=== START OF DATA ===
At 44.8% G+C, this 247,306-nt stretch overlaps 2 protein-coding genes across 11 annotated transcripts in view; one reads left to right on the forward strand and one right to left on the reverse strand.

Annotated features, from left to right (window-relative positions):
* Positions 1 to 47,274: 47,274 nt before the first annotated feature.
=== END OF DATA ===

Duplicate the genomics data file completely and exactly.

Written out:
At 44.8% G+C, this 247,306-nt stretch overlaps 2 protein-coding genes across 11 annotated transcripts in view; one reads left to right on the forward strand and one right to left on the reverse strand.

Annotated features, from left to right (window-relative positions):
* Positions 1 to 47,274: 47,274 nt before the first annotated feature.